[critical] Wonder Boys

Grady Tripp has had the fortune – and misfortune – to write once a cult novel. Since then, nothing. Squashed by his successful past, bruised by love, outrageously courted by her tenant, and destabilized by his protégé, the poor sees sommer to complete in 48 hours the endless roman fleuve that he is preparing maniaquement for years…

Author’s Note


Release Date : January 10, 2001

Directed by Curtis Hanson

Film american

With Michael Douglas, Tobey Maguire, Katie Holmes, Robert Downey Jr.

Duration : 1h50min

Trailer :

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Wonder Boys… In English, this means, of course, (and a little niaisement it is necessary to recognize it) of the ” Boys Wonderful.”

But these words hide another meaning. They describe the situation of a person once became famous and admired thanks to a work of art, very talented, but the public is always waiting for a second masterpiece, one that will confirm the talent of the author, a masterpiece that hardly see the light of day, and gradually replaced by its non-existence persistent to its predecessor, whose quality is progressively forgotten.

This is the case of Grady Tripp, a modest professor of anglo-saxon literature whose first book was a phenomenal success. And for the past seven years, his public expects its second installment, as Grady goes on to write, reshape, change, without getting to its end. His editor and friend, Terry Crabtree, who had also experienced success thanks to its author prodigy, makes it increasingly feel his impatience, using the pretext of a weekend of literary events organized by the university in which works Tripp to get around in person to see Grady in the hope, if not to start afresh with a new book under the arm, read a part and seriously motivate her more if a young ” protégé “.

James Leer, to him, is a young student of Tripp. Lonely, mythomaniac, tortured, depressed or even suicidal, talented aspiring writer and maybe also a future ” boy wonder “. It will be in the company of Tripp and Crabtree at this weekend’s university of December, a few snowy days during which all three will live experiences and lessons little academic leading them a little further in their understanding of themselves and people around them.

Michael Douglas is Grady Tripp. It really is, this role suits him perfectly. Quarantenaire hippie and eternal adolescent, ups and downs emotional he will live for these two hours of film would force him to finally put order in his life, including the chaos is symbolized by the book unfinished that the taunts of its white pages. Freshly divorced, lover of seals, maintaining a liaison secret with the wife of the dean of his university, his immaturity is similar to that of Crabtree, partier sexually unconventional, or that of James Leer, liar, compulsive almost against his will…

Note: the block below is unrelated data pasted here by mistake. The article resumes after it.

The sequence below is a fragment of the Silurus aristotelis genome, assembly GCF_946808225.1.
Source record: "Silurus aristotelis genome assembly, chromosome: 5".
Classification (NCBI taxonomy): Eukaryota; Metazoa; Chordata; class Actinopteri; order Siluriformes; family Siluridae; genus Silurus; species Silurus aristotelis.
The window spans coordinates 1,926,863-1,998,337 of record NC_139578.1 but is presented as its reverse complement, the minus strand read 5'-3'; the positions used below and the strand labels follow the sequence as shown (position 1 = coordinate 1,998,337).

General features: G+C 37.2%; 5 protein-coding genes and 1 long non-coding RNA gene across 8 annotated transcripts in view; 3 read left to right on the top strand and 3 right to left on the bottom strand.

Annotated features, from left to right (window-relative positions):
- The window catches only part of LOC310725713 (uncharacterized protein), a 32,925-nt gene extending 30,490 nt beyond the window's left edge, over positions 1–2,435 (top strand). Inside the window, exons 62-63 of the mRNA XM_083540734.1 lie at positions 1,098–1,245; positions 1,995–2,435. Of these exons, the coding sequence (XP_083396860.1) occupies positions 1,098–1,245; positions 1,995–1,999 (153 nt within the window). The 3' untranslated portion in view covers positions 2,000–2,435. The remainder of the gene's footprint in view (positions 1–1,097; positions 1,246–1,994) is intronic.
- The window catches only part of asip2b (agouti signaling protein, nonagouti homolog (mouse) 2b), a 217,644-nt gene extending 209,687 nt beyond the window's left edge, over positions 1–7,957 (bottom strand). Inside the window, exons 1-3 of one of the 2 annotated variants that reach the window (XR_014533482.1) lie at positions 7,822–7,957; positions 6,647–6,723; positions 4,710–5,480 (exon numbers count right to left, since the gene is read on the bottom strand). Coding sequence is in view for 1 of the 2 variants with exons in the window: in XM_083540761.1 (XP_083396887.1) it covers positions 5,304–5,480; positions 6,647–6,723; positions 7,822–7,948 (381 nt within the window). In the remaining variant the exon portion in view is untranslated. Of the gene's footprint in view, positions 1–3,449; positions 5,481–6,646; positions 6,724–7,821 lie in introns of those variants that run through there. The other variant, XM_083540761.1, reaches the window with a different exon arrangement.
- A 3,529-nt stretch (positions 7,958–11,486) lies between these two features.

This film we made to accompany for a significant portion of their life, the outcome of which will be different for everyone, and that will look much more a new beginning than an end. The secondary characters such as the mistress of Tripp (played by Frances McDormand, excellent and full of nuances) or the seductive and insistent student of Grady Tripp (Katie Holmes), probably more attracted by the ex-selling author of the man itself, looks subtle and different the same pattern : the hard reconciliation of the future or this ungrateful adult life with the passions and desires of recklessness from the eternal teenager that is in us. The apparent lightness of this weekend’s initiation will have a resonance subtle for the viewer, who will lend the eye and the ear.

Moments intimate and pure scenes of comedy after another, Robert Downey Jr. is as we love it, it is funny and crazy, Tobey Maguire, far Spiderman, reminds us that his talent does not date only a couple of years. Only the character of Katie Holmes remains too superficial and less exploited, in contrast to the book of Michael Chabon which is resulting in this film, who brings more subtlety to this ” Lolita “…

Detail not negligible, the soundtrack is a superb collection of titles bluesy stamped 60’s-70’s, amongst which you will discover two songs of Bob Dylan , who wrote specially for the film the superb song “Things have changed” which opens the film. The staging of Curtis Hanson is nice and soft, avoiding the tape-to-eye to let the actors speak throughout the film.

A film that can be enjoyed as much as a subtle moment between close friends as a gentle evening lonely, introspective and melancholic.

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